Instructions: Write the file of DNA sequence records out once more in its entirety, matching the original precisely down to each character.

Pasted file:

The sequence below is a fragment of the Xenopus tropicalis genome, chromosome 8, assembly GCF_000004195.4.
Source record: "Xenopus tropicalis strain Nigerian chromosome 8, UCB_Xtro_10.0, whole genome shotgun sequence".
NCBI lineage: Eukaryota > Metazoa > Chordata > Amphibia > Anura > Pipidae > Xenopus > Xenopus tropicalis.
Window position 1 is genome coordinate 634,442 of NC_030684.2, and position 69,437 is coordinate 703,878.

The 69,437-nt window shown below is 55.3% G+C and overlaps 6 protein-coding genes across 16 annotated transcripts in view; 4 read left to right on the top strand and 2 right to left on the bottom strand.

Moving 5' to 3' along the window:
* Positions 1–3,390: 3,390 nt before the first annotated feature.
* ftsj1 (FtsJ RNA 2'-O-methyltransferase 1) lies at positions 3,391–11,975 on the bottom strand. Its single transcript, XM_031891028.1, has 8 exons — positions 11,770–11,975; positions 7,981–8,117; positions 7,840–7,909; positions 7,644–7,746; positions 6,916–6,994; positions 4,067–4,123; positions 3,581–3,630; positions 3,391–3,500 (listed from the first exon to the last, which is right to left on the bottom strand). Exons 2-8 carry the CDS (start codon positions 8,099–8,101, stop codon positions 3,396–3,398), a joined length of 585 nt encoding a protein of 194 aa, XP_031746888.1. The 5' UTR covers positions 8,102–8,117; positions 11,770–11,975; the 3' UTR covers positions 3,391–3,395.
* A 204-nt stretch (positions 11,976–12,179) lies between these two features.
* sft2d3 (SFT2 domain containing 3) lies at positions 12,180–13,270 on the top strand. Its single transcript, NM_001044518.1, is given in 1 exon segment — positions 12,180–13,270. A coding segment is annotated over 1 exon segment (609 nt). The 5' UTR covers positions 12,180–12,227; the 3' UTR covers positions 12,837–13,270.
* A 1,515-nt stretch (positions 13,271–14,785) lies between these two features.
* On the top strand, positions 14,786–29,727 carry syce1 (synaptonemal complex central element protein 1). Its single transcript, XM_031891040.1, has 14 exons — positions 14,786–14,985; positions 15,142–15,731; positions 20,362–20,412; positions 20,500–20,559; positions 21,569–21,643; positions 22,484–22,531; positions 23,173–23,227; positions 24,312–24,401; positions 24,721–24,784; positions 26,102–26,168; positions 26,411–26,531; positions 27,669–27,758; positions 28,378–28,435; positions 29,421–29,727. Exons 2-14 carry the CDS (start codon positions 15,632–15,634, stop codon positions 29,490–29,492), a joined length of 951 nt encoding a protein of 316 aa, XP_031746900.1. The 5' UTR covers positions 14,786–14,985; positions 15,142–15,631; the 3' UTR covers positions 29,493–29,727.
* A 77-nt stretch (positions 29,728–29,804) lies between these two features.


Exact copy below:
The sequence below is a fragment of the Xenopus tropicalis genome, chromosome 8, assembly GCF_000004195.4.
Source record: "Xenopus tropicalis strain Nigerian chromosome 8, UCB_Xtro_10.0, whole genome shotgun sequence".
NCBI lineage: Eukaryota > Metazoa > Chordata > Amphibia > Anura > Pipidae > Xenopus > Xenopus tropicalis.
Window position 1 is genome coordinate 634,442 of NC_030684.2, and position 69,437 is coordinate 703,878.

The 69,437-nt window shown below is 55.3% G+C and overlaps 6 protein-coding genes across 16 annotated transcripts in view; 4 read left to right on the top strand and 2 right to left on the bottom strand.

Moving 5' to 3' along the window:
* Positions 1–3,390: 3,390 nt before the first annotated feature.
* ftsj1 (FtsJ RNA 2'-O-methyltransferase 1) lies at positions 3,391–11,975 on the bottom strand. Its single transcript, XM_031891028.1, has 8 exons — positions 11,770–11,975; positions 7,981–8,117; positions 7,840–7,909; positions 7,644–7,746; positions 6,916–6,994; positions 4,067–4,123; positions 3,581–3,630; positions 3,391–3,500 (listed from the first exon to the last, which is right to left on the bottom strand). Exons 2-8 carry the CDS (start codon positions 8,099–8,101, stop codon positions 3,396–3,398), a joined length of 585 nt encoding a protein of 194 aa, XP_031746888.1. The 5' UTR covers positions 8,102–8,117; positions 11,770–11,975; the 3' UTR covers positions 3,391–3,395.
* A 204-nt stretch (positions 11,976–12,179) lies between these two features.
* sft2d3 (SFT2 domain containing 3) lies at positions 12,180–13,270 on the top strand. Its single transcript, NM_001044518.1, is given in 1 exon segment — positions 12,180–13,270. A coding segment is annotated over 1 exon segment (609 nt). The 5' UTR covers positions 12,180–12,227; the 3' UTR covers positions 12,837–13,270.
* A 1,515-nt stretch (positions 13,271–14,785) lies between these two features.
* On the top strand, positions 14,786–29,727 carry syce1 (synaptonemal complex central element protein 1). Its single transcript, XM_031891040.1, has 14 exons — positions 14,786–14,985; positions 15,142–15,731; positions 20,362–20,412; positions 20,500–20,559; positions 21,569–21,643; positions 22,484–22,531; positions 23,173–23,227; positions 24,312–24,401; positions 24,721–24,784; positions 26,102–26,168; positions 26,411–26,531; positions 27,669–27,758; positions 28,378–28,435; positions 29,421–29,727. Exons 2-14 carry the CDS (start codon positions 15,632–15,634, stop codon positions 29,490–29,492), a joined length of 951 nt encoding a protein of 316 aa, XP_031746900.1. The 5' UTR covers positions 14,786–14,985; positions 15,142–15,631; the 3' UTR covers positions 29,493–29,727.
* A 77-nt stretch (positions 29,728–29,804) lies between these two features.